The Meaning of Umrah
The word umrah in common speech "visit", but in the Shariah it means paying a visit to the Bayt Allah al‑Haram (the Sacred
House of God, i.e. the Holy Ka'bah) in a specific form.
The Kinds of Umrah
The Umrah is of two kinds: the
first which is performed independently of the Hajj (called al‑Umrat al‑mufradah al‑mustaqillah an al‑Hajj), and the second kind which is performed
in conjunction with the Hajj (al‑Umrat
al‑mundammah ila al‑Hajj).
The al‑Umrat al‑mufradah,
the independent Umrah, all the five legal schools agree, can be performed
at all times of the year, though it is meritorious to perform it during the
month of Rajab according to the Imamiyyah, and in Ramadan according to the four
Sunni schools. The time of the conjugate Umrah, which is performed before the
Hajj and in the course of the same journey by the Hujjaj coming to the Holy
Makkah from distant countries, by consensus of all five schools, extends from
Shawwal to Dhul Hijjah. However, there is disagreement among legists about the
month of Dhul Hijjah, whether the entire month or only the first ten days
belong to the Hajj season. Anyone who performs the conjugate Umrah is
considered relieved of the obligation to perform the al‑Umrat al‑mufradah by those who believe in its being
Difference Between the Two Kinds of Umrah
Imamiyyah scholars make a distinction between al‑Umrat al‑mufradah and Umrat al‑tamattu, citing the following reasons:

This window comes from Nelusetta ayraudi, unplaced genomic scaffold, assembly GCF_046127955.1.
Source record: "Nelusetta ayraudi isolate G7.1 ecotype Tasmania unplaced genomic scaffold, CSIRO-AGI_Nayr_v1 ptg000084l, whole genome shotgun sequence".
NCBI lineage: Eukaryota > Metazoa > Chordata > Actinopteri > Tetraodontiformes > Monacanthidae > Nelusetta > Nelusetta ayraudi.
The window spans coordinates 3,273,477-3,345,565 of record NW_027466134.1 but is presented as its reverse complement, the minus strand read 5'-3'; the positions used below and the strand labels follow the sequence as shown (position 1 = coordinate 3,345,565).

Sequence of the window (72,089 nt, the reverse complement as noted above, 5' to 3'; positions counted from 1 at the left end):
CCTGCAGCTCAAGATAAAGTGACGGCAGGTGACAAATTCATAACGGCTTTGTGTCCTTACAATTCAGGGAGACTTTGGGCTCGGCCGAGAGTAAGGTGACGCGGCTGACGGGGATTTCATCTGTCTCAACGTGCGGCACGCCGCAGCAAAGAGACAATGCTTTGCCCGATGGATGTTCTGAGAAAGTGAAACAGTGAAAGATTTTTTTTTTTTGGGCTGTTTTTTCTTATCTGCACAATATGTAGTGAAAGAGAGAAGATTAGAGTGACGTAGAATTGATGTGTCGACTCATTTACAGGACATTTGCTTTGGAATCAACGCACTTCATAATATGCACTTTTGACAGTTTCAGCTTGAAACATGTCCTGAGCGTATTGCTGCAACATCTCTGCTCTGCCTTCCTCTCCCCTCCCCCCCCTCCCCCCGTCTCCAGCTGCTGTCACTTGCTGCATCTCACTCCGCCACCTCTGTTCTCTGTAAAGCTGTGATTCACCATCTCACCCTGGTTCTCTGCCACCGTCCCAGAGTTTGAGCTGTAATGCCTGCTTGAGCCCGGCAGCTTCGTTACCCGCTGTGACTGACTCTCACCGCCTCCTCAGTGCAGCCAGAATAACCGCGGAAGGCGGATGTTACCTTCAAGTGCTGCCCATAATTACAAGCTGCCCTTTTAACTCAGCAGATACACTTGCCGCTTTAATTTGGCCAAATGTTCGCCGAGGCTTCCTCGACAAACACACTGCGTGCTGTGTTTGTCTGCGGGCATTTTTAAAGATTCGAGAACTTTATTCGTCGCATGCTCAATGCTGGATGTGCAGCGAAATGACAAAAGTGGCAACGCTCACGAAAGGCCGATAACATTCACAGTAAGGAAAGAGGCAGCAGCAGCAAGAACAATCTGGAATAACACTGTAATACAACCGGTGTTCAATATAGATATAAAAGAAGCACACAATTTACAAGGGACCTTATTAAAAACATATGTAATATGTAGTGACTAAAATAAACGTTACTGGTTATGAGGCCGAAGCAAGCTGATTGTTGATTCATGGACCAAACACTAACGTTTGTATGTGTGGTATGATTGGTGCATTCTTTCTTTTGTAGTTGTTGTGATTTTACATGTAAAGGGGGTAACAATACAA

1. The Tawaf al-nisa' (to be explained later) is obligatory
in al‑Umrat al‑mufradah, not
in the Umrat al‑tamattu; and
according to some jurists is forbidden.
2. The time of Umrat al‑tamattu extends from
the first of the month of Shawwal to the ninth of Dhu al‑Hijjah, whereas al‑Umrat al‑mufradah can be
performed at all times of the year.
3. The pilgrim (mu'tamir)performing the Umrat al‑tamattu
isrequired to shorten his hair (al‑taqsir), whereas the mutamir of
al‑Umrat al‑mufradah can
choose between shortening his hair or completely shaving his head (al‑halq), as shall be
4. The Umrat al‑tamattu and the Hajj occur in the same year, which
is not the case with al‑Umrat al‑mufradah.
Karrarah, in his book al‑Din wa al‑Hajj ala al‑madhahib
al‑'arba'ah, says that, according to the Maliki and Shafii schools,
for the mu'tamir of al‑Umrat al‑mufradah all
things are permissible, even sexual intercourse, after the shortening of hair (al‑taqsir)or the head shave (al‑halq), irrespective of whether he brings along with him the sacrificial
offering (al‑hady)or not. But according to the Hanbali and Hanafi schools, the mu'tamir gets away with al‑taqsir or al‑halq, if he does not bring the
sacrificial offering; otherwise he remains in the state ofihram until he